First, I need to say something about my mother, Jean. She was a single mother in the 1950s with four kids and a head full of dreams that often collided. She was married at 16, and I, the eldest, was born ten months later. Within the next five years, she would have three more children, fall in love with another man, and divorce our father. She worked as a waitress, drove in the powder puff derby (a car race of sorts), and sanded cars to get them ready to be painted. Through the years, she married many times, and we were uprooted too many times to count. But, as I look back on it now, she did the best she could to feed us, care for us, and keep us together in spite of the backlash from society. It was not a pleasant childhood, and sometimes it was extremely dark, but it had happy moments, and above all it taught me to stand up for family, the underdog, and my beliefs.
So how does this play into my writing? Well, first of all it has given me a wealth of material for stories. I know what it's like to be the kid who is bullied, the kid who stands up and fights for what she believes in, the loner, the adventurer, and the kid who is forced to grow up before it is time. Besides that, she gave me the desire to write.
Occasionally when I was a child, my mother would talk about her childhood. She grew up during the Depression, was put into an orphanage when her father couldn't care for her and her siblings, rejoined her mother a few years later, worked most of her life, and on the day of her marriage to a man (my father) she barely knew thought she was going horseback riding instead of her wedding. When she would share snippets of her childhood, she always ended with, "Someday, I should write a book." She even started one when I was ten. She penned it on one of my tablets from school. When she wasn't looking, I would read her words and immediately be drawn into the story. To me, it was like reading Anne of Green Gables. Although she never finished writing that book, it sparked an interest in me.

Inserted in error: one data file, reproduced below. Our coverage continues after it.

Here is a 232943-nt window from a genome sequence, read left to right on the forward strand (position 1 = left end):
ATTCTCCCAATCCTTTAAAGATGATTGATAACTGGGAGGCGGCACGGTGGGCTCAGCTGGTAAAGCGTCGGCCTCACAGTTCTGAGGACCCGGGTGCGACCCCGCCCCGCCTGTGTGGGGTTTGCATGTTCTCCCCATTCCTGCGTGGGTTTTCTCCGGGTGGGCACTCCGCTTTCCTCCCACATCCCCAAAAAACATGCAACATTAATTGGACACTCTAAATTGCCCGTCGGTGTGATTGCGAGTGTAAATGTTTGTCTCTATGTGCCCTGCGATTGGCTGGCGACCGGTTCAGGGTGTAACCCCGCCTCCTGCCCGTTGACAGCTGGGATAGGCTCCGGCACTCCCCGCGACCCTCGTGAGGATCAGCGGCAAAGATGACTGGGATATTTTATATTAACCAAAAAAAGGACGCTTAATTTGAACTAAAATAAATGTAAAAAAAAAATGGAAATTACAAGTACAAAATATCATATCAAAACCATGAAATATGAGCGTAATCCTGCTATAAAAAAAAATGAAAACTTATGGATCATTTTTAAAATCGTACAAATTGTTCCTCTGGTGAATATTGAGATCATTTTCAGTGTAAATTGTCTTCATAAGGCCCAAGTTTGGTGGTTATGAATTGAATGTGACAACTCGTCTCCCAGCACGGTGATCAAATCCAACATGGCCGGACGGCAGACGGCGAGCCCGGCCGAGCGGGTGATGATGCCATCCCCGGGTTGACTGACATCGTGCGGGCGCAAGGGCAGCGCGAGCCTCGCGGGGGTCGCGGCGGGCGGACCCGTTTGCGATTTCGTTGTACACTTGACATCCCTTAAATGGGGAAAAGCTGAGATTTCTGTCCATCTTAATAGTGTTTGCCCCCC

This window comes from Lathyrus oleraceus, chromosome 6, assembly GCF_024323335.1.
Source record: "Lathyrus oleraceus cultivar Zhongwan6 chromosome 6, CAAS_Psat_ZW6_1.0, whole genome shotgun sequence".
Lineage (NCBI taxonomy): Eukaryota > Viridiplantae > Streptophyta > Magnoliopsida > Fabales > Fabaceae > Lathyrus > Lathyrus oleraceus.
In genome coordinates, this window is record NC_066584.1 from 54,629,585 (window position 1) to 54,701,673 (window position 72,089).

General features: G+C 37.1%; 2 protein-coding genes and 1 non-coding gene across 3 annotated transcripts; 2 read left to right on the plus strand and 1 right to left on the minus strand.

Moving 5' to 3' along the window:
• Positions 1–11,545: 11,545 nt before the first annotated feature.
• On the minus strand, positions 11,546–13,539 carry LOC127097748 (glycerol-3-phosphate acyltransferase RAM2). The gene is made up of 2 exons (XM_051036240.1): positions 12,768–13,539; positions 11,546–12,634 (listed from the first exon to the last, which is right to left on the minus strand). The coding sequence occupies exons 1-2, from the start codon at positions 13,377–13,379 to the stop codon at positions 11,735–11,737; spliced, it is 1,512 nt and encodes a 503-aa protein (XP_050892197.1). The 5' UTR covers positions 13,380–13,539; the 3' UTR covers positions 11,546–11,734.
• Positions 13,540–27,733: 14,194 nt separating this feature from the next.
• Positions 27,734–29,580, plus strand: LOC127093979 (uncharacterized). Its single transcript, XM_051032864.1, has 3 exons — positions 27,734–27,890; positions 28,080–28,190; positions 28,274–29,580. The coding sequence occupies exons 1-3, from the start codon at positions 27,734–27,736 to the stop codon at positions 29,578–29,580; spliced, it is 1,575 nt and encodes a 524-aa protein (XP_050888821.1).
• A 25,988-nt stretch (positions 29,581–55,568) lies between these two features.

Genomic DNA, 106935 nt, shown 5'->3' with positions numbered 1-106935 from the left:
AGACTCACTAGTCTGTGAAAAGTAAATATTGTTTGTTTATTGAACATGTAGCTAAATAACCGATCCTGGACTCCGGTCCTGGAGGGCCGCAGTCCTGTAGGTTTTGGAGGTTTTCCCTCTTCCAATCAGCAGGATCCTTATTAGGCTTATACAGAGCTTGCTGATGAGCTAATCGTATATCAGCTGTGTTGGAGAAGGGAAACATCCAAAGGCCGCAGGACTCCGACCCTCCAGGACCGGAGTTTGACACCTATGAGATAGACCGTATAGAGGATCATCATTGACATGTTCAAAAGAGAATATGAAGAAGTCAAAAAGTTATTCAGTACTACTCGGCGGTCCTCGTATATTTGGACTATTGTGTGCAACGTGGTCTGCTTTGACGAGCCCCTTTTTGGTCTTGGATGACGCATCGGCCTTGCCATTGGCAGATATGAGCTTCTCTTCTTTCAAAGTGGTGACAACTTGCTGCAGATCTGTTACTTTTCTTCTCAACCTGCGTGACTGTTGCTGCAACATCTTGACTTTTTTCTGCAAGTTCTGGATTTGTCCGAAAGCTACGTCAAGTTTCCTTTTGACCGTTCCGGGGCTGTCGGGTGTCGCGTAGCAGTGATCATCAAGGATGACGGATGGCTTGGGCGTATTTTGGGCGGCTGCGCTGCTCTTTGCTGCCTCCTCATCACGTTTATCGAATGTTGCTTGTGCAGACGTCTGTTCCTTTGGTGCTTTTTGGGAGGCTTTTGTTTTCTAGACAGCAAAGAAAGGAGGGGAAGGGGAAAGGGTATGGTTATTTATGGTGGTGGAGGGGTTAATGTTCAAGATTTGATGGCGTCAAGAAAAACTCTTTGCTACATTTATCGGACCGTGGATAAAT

I took journalism in high school, and I wrote almost as many stories as I told. And believe me, some of the stories told were whoppers! I don't really know whether my vivid imagination came from the things that happened around me or my mother, but when I said my stories were whoppers--I do mean the tallest of tall tales. It's probably why I now have boxes filled with notebooks of story ideas. But even though some of my tales were outright lies, my mother never scolded me about them. Oh, don't think that she was easy on me or my siblings by any means. By today's standards, many of the "whippings" we got would definitely go down on the child abuse side. But as for my lies, she always smiled, told me not to do it again, and left it at that.
However the one thing I remember more than anything else when it comes to my writing was what she said after I told my third grade teacher a long, and involved lie when she said she wanted to see my mother. After my mother came out of the teacher's office, she just looked at me and shook her head. "I could never have thought of a story like that one. Maybe someday you'll finish my book. But you're getting a whipping for this one," she said. And I did. But her comment made that first ripple of inspiration and desire to start to grow. It took me time. Marriage, work, children, and more work came first, but I found my voice in my 30's and wrote over 300 non-fiction articles and saw my first non-fiction book published. Then life got in the way again until I retired a few years ago.
So looking back, I realized that while I am not my mother, my mother is in me. Her drive, her imagination, her desire to write encompass a part of me that will always be there. She was the inspiration that started me on this long journey that began when I told that lie to my third grade teacher. I don't know if she ever realized her part in my writing life. We were estranged for many years. But, someday, when I see her again, I know we will have a good laugh about my sore behind after the incident with that teacher. And, I promise you, I will write the book she never finished.